Sorry it has taken so long to get back… Actually, the problem is not with interaction of images with gradients/effects, but objects with objects. I’ve attached a PDF/X-1a using HiRes Gradients flattener and if you check the various flattening containers, some drop as low as 125ppi. The blue background object with an inner glow effect (check the left side) is 125ppi. The white box is 75% opacity over this background with a glow. The photo containers are all around 350—just fine! (Again, the Agfa prepress system I send this through produces warnings. I ended up just writing out the background and white box as a full-page hi-rez png which replaced the objects in the page when I sent to the vendor.)
Any chance you can share the InDesign page packaged?
I tried a background rectangle with an inner glow and it exported to X-1a as 300ppi, and passed Acrobat’s preflight. Of course this is a perfect example of an Effect that doesn’t need 300ppi, with subtle gradations like this all the extra resolution gets you is repeating pixels.
I just want you to know how I ultimately test resolution. I use the Afga system first (since it provides me the preflight problems just as using Acrobat), and then I open those flagged pages in Acrobat and select the individual containers in question, and use Edit Photoshop to check the ppi there. (Sometimes I just upsample in Photoshop to fix, or if that isn’t a good fix, go back to InDesign.) Attached is a packaged version of the original magazine spread I sent an earlier test output from. I’m still registering 125ppi in some of the flattener containers. (BTW, is there a specific term Adobe uses for these checkerboarded containers resulting from the flattening? I’ve always wanted to know that.)
Here is the packaged InDesign file and assets:
This seems like a bug.
When I create a new document with similar inner glow object using your colors, the export is always 300ppi. If I match your settings exactly, I get the 125ppi export. It seems to related to the Size setting—if I change it from your 2" to 3.0625", which has little affect on the gradient the export is to 300ppi:
The bug(?) may be limited to Inner Glows and Shadows.
If I apply a large hidden Drop Shadow to your images above, the export is to 300ppi and passes preflight.
A 5" Drop Shadow with Black set to Screen applied to the center images is invisible, but forces the high res export
Here’s the altered file with a PDF:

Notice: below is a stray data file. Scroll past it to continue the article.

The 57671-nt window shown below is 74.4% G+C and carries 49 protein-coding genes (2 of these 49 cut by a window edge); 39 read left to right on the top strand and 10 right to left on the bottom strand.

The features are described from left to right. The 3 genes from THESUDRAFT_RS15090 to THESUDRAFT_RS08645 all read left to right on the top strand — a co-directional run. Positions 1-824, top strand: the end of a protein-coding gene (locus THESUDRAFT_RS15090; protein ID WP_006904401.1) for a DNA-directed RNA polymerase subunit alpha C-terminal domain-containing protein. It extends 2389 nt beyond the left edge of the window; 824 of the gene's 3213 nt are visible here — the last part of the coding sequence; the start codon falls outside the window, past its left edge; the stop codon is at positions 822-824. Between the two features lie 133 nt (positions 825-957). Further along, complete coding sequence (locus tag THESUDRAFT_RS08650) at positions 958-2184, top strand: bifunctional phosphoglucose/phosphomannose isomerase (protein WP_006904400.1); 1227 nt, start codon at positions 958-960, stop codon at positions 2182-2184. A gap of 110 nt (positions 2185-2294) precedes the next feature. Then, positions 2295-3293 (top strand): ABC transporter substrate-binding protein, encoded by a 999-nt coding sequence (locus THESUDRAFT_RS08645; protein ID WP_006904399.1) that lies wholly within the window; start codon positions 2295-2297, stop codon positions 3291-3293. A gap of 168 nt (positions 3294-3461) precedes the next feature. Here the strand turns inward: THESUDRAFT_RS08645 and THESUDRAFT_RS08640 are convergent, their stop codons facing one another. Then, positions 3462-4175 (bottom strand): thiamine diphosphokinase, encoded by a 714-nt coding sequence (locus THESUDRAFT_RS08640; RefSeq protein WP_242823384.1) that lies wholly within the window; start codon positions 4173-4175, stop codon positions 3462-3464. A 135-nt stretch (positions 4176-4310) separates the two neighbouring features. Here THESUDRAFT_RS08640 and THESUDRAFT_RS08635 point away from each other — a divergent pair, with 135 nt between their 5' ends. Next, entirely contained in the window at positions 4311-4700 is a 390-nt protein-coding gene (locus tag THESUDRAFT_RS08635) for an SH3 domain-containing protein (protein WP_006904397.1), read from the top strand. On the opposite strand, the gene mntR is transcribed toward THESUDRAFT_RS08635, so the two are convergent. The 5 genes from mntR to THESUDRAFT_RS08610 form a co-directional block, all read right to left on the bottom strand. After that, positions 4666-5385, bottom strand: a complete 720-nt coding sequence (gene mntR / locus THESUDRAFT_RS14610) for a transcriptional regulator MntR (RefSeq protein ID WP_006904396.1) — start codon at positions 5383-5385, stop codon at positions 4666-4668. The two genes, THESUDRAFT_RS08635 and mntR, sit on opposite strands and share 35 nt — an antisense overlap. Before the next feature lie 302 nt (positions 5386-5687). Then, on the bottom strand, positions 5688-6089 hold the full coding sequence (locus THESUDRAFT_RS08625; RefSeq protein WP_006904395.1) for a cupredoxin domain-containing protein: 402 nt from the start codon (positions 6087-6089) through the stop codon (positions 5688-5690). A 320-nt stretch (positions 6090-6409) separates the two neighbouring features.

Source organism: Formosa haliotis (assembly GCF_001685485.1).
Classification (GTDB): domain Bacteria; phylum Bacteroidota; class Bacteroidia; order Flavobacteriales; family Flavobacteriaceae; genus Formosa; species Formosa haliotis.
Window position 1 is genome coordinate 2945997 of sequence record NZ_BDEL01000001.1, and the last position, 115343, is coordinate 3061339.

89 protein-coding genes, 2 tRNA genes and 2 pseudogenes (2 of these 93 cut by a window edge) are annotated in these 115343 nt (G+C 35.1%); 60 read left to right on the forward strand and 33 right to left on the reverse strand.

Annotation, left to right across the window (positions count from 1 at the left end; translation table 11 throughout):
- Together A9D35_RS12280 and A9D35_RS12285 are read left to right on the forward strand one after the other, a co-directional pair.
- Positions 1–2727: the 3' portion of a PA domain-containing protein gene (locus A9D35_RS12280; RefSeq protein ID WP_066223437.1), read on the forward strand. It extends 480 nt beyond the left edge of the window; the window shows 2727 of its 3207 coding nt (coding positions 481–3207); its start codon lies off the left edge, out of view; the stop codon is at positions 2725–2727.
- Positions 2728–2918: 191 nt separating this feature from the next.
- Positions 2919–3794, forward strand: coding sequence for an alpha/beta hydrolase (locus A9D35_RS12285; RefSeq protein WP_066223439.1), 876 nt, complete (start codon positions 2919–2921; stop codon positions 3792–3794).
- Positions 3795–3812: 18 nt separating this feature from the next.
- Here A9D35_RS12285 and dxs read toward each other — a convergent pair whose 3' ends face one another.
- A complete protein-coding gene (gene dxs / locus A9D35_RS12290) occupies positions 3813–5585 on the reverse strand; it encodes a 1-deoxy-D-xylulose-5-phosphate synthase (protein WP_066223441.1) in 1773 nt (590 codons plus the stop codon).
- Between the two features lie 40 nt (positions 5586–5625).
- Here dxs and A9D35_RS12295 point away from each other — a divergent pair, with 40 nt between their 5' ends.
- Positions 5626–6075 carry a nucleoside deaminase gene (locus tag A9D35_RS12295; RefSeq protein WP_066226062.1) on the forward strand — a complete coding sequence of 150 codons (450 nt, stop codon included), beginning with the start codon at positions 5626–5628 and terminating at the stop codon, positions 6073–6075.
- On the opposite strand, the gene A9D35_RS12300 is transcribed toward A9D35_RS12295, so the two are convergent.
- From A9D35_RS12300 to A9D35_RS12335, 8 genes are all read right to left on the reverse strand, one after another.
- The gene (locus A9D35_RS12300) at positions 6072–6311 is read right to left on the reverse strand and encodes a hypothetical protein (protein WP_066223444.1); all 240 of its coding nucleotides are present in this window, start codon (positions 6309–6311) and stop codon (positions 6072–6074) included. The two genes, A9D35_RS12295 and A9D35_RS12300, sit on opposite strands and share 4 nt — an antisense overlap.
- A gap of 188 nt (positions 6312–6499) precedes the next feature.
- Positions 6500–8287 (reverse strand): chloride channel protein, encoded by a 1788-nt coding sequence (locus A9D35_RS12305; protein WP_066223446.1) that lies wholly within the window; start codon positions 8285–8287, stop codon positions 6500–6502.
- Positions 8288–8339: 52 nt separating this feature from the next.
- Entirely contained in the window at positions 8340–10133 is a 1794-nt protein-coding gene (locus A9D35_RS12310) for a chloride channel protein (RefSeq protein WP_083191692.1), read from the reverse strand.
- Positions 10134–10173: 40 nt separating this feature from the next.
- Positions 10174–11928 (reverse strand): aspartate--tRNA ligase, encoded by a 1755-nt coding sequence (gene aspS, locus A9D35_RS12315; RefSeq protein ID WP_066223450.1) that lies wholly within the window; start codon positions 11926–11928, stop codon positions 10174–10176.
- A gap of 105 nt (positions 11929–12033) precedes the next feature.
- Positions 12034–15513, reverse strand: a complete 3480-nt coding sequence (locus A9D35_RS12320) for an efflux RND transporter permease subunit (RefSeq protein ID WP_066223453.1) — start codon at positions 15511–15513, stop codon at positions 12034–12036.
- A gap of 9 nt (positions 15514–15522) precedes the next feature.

Interesting. This is what I have experienced whereby with some conbinations of effects and their settings I get adequate flattened resolutions, and other combinations not. I have come to rely on these effects as a designer since it is fun to experiment “right in” layout and get results fast, not like the days of building all the effects in Photoshop for PageMaker and Quark backgrounds. It’s just that from layout to layout—in the multiple projects I work on—I’m never quite sure if the InDesign effects will kick out in Agfa workflow or not with the exports required by some vendors.
So, what is your final thoughts on how to minimize these inconsistencies? (Thanks so much for your expert analysis.)
So, what is your final thoughts on how to minimize these inconsistencies?
Looks like you can put a long Drop Shadow on a top layer with opacity set to 0 and force the gradient resolution on all of the layers below. As far as I can tell, the lower resolutions are limited inner glows and shadows? That certainly would be preferable to manually creating image files. This works with the default [High Resolution] flattener:
I wouldn’t expect a fix on the InDesign side, the problem is really with the Acrobat and Agfa preflights flagging resolutions that wouldn’t actually be a problem on press. There’s only a 2% value change in your background gradient—no need for 300ppi to make that gradient.
Thank you, Rob. The consternating thing about this issue is that it doesn’t—as you say—affect the visual quality of the rendering to have low ppi on low gradient value changes. It just causes warnings through some prepress systems. Your above trick seems like a fairly easy “hack” and I will use in the future when the problem arises in my PDF/X-1a exports. Thank you so much on this! Glad you brought your thoughtful analysis to my problem.